“The Lady and the Peacock,” Peter Popham’s lucidly written biography of Aung San Suu Kyi, provides an intimate portrait of the tenacious woman who has given the people of Burma hope and inspiration during their long nightmare under military rule.
Suu Kyi, the Nobel Peace Prize laureate, believes the recent reforms are for real and intends to run for election after boycotting the sham elections in 2010 held twenty years after her party’s landslide victory.
Popham draws on new material and wide-ranging interviews, including The Lady, as she is called by the Burmese, to help us better understand her struggle, strengths and influence.
Turning to Japan, “People Who Eat Darkness: The Fate of Lucie Blackman,” by Richard Lloyd Parry, is a harrowing tale, brilliantly told, about the murder of Lucie Blackman, a young British woman who came to work as a hostess in Japan.
Along the way we learn about her, how her family responded, and Joji Obara, the man sentenced for abducting, drugging and illegally dismembering Blackman, but not her murder. Diary entries and a cache of rape videos also lead to his conviction for multiple rapes and the killing of Carita Ridgeway, an Australian. This macabre saga sheds light on police investigations and judicial process in Japan, and the role of media.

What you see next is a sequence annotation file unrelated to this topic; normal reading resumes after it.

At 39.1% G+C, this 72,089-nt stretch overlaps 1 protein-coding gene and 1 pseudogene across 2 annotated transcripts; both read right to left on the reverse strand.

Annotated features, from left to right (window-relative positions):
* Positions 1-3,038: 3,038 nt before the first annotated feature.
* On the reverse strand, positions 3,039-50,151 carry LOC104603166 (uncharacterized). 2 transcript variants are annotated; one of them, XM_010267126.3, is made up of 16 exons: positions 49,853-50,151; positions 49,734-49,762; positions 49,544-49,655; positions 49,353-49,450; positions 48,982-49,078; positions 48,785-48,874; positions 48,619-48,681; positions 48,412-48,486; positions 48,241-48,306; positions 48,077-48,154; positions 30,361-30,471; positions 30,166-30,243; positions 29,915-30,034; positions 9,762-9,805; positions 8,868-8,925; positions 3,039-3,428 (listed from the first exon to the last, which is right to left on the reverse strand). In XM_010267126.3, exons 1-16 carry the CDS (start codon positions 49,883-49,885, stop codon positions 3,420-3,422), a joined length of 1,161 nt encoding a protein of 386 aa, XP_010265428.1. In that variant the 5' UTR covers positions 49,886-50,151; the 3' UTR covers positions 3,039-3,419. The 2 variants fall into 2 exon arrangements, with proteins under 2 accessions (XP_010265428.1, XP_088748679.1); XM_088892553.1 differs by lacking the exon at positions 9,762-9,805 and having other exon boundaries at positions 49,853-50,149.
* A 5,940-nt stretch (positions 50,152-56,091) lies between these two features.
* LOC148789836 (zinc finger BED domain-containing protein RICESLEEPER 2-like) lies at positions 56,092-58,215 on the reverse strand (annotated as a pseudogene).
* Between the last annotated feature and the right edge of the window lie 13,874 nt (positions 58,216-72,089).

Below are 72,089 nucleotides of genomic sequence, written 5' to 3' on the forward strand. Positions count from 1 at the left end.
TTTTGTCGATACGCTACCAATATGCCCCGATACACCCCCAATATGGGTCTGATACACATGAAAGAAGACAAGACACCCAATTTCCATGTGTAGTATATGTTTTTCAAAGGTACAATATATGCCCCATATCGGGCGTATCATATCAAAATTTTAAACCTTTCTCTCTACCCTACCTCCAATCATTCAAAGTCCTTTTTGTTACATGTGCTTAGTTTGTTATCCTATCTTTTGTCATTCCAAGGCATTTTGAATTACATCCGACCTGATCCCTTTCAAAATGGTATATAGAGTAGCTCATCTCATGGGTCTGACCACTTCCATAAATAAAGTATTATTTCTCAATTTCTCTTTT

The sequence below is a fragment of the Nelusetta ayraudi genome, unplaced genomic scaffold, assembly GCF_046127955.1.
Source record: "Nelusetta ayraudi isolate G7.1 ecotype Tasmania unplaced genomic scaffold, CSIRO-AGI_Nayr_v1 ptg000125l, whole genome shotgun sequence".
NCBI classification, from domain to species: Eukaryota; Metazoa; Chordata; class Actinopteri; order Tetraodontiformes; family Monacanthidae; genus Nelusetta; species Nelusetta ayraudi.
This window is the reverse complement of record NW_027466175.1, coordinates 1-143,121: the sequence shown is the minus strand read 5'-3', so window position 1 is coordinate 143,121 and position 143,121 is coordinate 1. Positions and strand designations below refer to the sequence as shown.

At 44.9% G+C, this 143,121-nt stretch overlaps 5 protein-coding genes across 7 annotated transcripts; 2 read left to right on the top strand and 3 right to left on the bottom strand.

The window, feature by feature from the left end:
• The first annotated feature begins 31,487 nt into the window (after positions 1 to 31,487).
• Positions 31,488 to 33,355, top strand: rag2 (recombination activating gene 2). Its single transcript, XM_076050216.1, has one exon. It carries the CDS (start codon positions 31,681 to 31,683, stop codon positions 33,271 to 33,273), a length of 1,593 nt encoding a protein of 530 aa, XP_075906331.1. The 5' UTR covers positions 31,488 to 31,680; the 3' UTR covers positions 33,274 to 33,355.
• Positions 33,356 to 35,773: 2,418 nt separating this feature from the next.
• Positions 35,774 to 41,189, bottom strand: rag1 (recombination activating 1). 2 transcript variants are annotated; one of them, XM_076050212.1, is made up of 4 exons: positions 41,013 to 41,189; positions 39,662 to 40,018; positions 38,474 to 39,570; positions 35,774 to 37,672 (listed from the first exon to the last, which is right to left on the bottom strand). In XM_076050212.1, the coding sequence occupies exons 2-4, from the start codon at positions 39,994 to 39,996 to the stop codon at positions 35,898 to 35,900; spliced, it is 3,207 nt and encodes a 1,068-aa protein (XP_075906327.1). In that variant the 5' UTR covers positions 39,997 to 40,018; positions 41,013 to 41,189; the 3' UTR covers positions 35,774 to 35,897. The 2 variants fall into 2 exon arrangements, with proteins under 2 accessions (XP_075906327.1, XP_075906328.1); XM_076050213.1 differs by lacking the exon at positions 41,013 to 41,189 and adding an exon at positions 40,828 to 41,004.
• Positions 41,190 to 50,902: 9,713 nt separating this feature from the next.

The “Routledge Handbook of Japanese Culture and Society” is a tremendous book and should jump the queue of all those books on contemporary Japan you have been intending to read. The editors, Victoria and Theodore Bestor, with Akiko Yamagata, deserve kudos for putting together a stellar group of 22 specialists and our gratitude for making them abandon the usual scholarly trappings.
Mark D. West’s “Lovesick Japan: Sex, Marriage, Romance, Law” is a funny and entertaining examination of the courts peeping, prodding, moralizing and otherwise creeping into the bedroom in stretching the law and then some to adjudicate marriage, divorce, rape, stalking and pornography.
He draws on sex surveys and bizarre rulings to expose the assumptions of clueless judges eager to impose their version of commonsense and love.